Preparation time:

Above 60 Minuti

Nutritional information:

189kcal / per serving


First course


Geographic Area:


Enviromental Impact:

Very low (0.18kg CO2 eq) i

Recipe in partnership with

This traditional and hearty soup mainly prevalent in the Eastern Cape province of South Africa is usually simmered in the household hearth. In cold winters, as the soup cooks, the family gathers around the hearth telling stories to pass the time, and the faint scent of what will be envelops those present, immersed in their memories. This soup is also traditionally prepared for the sick.

Ingredients for 4 portions

  • fresh corn, shelled from the cob 500g
  • Borlotti beans, soaked overnight 250g
  • water 500ml
  • canola oil 15ml
  • onion, finely chopped 1
  • carrots, peeled and diced 100g
  • Tomatoes, stripped of skin and seeds and diced 200g
  • Spinach/leafy greens, chopped 100g
  • curry powder 5g
  • sweet potato, cubed 1
  • Salt to taste



Drain the beans well and rinse thoroughly.


Put the beans together with the corn in a pot with water.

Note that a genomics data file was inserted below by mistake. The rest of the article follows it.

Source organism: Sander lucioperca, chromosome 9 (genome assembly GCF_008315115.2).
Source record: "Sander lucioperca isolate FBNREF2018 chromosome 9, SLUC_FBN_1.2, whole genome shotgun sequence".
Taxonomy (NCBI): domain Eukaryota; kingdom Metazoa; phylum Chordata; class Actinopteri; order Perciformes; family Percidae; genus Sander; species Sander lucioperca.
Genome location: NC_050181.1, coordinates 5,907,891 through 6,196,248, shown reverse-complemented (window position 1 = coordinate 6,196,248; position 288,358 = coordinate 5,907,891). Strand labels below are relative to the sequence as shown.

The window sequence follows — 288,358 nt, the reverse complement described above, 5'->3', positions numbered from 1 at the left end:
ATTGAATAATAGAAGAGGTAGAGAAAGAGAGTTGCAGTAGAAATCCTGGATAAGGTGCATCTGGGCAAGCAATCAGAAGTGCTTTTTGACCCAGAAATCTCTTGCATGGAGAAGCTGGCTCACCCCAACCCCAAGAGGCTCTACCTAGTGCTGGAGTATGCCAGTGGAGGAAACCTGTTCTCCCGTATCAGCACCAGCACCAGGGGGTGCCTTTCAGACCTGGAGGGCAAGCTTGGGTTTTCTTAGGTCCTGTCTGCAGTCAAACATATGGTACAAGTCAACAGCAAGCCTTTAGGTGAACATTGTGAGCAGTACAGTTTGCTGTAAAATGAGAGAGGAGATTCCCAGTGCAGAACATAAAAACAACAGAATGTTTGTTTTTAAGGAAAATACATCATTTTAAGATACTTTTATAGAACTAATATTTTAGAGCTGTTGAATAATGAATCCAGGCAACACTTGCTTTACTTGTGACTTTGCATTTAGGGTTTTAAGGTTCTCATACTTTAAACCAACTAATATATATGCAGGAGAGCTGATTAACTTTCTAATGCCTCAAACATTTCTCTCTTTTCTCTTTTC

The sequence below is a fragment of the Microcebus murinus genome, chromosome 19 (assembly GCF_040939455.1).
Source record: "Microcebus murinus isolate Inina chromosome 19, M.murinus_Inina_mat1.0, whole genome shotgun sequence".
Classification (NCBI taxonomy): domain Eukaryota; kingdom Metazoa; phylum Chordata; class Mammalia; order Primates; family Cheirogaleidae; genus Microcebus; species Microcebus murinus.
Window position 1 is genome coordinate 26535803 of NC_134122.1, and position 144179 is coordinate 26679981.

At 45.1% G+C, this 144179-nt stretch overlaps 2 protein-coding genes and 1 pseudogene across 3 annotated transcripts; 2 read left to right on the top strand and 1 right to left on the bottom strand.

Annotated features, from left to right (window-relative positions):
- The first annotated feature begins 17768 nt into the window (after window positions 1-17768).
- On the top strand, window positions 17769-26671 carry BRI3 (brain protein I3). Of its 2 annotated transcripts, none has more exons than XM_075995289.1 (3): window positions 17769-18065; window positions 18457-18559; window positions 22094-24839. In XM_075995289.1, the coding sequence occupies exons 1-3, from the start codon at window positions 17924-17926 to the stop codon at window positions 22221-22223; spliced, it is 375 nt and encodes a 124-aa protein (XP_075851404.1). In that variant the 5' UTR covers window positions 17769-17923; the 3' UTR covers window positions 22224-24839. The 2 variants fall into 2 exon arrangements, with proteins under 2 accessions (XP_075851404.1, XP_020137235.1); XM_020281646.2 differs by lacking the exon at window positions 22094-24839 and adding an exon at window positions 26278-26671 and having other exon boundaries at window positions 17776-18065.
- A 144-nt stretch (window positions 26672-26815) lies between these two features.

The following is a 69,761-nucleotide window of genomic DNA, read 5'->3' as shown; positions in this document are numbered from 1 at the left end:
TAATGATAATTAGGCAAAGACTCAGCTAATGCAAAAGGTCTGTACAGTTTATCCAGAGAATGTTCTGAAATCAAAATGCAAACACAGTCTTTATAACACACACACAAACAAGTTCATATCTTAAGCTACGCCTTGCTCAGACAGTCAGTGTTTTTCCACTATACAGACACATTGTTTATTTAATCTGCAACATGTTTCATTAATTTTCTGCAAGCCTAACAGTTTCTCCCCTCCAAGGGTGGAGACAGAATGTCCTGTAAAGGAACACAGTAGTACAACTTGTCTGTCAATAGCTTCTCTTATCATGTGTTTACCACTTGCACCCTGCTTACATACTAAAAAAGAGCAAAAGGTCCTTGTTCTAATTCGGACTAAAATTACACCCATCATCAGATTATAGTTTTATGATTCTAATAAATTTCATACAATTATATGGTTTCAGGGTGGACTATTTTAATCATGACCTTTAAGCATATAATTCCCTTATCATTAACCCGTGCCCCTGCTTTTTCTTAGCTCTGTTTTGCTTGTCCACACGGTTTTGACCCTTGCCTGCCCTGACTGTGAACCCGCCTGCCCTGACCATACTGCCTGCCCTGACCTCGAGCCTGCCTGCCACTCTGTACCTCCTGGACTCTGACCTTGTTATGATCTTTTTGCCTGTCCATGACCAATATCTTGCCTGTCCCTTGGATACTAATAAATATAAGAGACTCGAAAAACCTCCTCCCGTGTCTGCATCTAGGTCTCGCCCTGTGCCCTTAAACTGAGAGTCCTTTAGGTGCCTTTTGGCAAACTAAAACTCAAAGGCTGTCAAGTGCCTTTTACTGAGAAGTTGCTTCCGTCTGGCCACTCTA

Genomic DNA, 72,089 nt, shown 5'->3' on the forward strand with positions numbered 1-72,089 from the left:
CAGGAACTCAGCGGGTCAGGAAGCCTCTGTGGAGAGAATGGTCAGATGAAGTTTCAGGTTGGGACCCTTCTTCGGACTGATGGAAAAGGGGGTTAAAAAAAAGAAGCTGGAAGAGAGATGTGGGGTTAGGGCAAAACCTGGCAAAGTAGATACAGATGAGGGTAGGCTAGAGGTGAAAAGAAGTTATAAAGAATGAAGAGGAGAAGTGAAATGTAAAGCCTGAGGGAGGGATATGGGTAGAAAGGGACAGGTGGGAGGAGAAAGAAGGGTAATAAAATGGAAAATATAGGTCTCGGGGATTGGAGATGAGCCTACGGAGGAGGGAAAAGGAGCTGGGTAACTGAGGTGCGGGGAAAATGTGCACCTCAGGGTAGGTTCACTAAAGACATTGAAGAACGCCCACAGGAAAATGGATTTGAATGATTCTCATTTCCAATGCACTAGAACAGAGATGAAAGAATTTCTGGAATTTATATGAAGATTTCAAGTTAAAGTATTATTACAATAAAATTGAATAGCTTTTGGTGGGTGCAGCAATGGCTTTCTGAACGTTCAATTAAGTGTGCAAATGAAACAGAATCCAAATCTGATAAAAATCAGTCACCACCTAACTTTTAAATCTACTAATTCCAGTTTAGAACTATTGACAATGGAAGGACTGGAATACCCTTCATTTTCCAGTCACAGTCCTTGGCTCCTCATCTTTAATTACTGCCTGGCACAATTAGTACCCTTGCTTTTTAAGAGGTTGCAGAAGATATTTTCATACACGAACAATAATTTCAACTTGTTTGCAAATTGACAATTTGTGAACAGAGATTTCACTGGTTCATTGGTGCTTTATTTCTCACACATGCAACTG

Bring to a boil, then lower the heat. Simmer the beans until tender.


Heat canola oil in a frying pan. Sauté the onion and carrots until tender and translucent.


Add the potato cubes and curry powder and sauté to release all the flavor.


Add the curry mixture and tomatoes to the corn and beans and simmer for about 45 minutes.


Also add the chopped spinach and continue cooking on low heat for 5-10 minutes until the spinach is cooked.


Season the soup with salt and pepper and serve piping hot.

Enviromental Impact

Very low


Per serving:

0.18kg CO2 equivalent i

Carbon footprint

To limit our impact on the environment, we advise you to remain within 1 kg CO2-equivalent per meal, including all the courses you eat. Bear in mind that plant-based dishes are more likely to have a low environmental impact.

Even though some of our suggestions exceed the recommended 1 kg CO2-equivalent per meal, that doesn't mean you should never make them; it's the overall balance that counts. Regularly eating a healthy and eco-friendly diet in the long term offsets even the dishes with the most impact, as long as you don't make them too often.